|Moroccan Mint tea by Nicolas Mailfait.|
What makes iced tea different from regular cold tea? Traditionally, cold tea starts out as hot tea made in the standard way with about 1 teaspoon of tea leaves for every 6 to 8 ounces of water, and it is allowed to cool gradually to room temperature, when it is chilled further with the addition of ice. Iced tea starts out as hot tea, made double-strength with more tea leaves, and then simultaneously diluted and chilled by the addition of lots of ice.
Since physicians and health experts advise us all to drink plenty of fluids all year long, but especially during the summer, and tea (plain and unsweetened) is an almost-calorie-free, flavorful beverage that some believe is better for you than plain water (due to the antioxidants present in tea), it is a good idea to keep some iced tea in the fridge every day during the late spring, summer and warm days of fall, so that you can grab a nice cold glass of tea whenever you want.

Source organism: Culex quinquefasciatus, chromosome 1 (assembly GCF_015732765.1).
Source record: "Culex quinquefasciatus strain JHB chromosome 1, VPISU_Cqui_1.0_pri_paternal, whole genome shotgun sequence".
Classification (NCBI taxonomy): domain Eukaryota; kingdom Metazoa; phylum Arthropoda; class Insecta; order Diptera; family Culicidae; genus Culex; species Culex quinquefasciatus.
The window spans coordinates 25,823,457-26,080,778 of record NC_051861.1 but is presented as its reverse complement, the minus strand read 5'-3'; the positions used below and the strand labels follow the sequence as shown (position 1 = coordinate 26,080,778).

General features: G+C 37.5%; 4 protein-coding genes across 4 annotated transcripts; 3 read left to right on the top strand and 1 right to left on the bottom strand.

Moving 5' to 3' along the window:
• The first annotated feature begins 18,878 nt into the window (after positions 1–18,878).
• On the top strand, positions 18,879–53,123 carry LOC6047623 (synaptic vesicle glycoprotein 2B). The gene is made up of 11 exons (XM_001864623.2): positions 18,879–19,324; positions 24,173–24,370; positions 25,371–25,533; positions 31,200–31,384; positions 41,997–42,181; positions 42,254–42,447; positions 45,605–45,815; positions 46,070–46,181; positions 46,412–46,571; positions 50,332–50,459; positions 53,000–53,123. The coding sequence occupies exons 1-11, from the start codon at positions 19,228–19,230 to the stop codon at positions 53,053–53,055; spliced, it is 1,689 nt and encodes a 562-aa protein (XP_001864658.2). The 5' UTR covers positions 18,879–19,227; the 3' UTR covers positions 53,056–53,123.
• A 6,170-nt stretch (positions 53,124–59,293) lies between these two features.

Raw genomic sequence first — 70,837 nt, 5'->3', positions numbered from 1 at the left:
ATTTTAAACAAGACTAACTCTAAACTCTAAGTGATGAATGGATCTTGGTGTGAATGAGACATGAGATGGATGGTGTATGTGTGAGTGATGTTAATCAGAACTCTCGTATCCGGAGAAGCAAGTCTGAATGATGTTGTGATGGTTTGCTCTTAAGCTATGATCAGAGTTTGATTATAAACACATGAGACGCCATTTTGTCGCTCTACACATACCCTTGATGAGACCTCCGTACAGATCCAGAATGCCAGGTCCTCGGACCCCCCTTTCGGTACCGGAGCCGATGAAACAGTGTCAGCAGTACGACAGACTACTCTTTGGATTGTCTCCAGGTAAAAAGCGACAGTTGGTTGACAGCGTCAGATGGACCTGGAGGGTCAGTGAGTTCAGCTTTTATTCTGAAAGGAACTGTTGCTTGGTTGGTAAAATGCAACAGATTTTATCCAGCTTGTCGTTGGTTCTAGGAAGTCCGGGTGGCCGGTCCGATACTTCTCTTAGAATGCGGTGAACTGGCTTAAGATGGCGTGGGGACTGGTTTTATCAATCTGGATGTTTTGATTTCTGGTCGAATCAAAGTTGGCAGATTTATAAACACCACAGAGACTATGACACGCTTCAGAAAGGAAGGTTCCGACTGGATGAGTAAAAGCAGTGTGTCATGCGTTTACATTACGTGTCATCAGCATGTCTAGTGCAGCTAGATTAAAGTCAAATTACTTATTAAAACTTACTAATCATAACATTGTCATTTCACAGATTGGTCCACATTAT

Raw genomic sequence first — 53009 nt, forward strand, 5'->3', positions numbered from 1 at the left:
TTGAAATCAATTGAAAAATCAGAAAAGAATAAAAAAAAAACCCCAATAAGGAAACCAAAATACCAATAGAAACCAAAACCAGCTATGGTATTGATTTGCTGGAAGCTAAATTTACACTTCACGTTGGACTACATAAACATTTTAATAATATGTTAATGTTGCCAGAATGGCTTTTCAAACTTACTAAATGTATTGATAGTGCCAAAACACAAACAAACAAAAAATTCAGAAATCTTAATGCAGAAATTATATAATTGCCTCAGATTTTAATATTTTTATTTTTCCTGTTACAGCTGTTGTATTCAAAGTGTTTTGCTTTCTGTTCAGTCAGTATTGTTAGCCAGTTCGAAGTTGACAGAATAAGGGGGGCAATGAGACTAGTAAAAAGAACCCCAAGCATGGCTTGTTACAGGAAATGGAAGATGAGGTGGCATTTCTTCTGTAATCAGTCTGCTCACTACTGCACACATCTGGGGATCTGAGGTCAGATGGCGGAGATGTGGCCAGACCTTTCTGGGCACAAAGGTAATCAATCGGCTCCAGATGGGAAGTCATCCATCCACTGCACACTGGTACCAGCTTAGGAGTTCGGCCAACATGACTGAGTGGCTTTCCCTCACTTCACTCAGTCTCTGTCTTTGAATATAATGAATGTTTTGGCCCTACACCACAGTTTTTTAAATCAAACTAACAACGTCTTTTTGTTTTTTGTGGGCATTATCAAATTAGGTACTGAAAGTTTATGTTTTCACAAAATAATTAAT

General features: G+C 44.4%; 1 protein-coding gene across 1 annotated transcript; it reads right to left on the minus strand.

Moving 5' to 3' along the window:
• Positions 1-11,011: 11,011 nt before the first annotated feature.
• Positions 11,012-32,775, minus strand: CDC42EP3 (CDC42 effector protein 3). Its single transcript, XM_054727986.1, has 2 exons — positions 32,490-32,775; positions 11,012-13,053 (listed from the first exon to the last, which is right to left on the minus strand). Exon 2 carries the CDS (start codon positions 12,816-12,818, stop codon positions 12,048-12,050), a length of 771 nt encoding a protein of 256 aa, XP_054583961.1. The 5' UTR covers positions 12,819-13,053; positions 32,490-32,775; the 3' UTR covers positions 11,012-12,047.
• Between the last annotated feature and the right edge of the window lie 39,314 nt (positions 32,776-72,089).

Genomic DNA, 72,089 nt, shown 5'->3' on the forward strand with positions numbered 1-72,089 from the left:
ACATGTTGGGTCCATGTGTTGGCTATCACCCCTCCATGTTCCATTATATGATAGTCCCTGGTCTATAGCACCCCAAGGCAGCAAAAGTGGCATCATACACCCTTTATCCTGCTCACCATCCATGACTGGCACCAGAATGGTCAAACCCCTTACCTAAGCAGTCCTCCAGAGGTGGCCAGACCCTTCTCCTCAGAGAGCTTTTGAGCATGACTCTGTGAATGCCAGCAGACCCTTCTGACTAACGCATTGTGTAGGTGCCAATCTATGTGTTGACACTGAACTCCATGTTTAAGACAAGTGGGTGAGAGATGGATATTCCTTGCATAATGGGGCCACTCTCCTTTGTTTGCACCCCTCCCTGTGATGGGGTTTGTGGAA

For more information about making iced tea, herbal teas or tisanes, and recipes for mixed drinks that use iced tea, check out these articles:
"Iced Tea" recipe ca. 1887
“Iced tea punches and mocktails: variations on a theme.”
“Tea is not just for teatotallers!”
“Using tea in mixed drinks”
"The sweet Southern elixir is seeping into scores of recipes" by Andrea Weigl, Food & Wine Magazine.
"Algabar's Marie Antoinette Iced Tea" recipe
"Chai Milkshake" recipe
Copyright 2011, Elizabeth Urbach.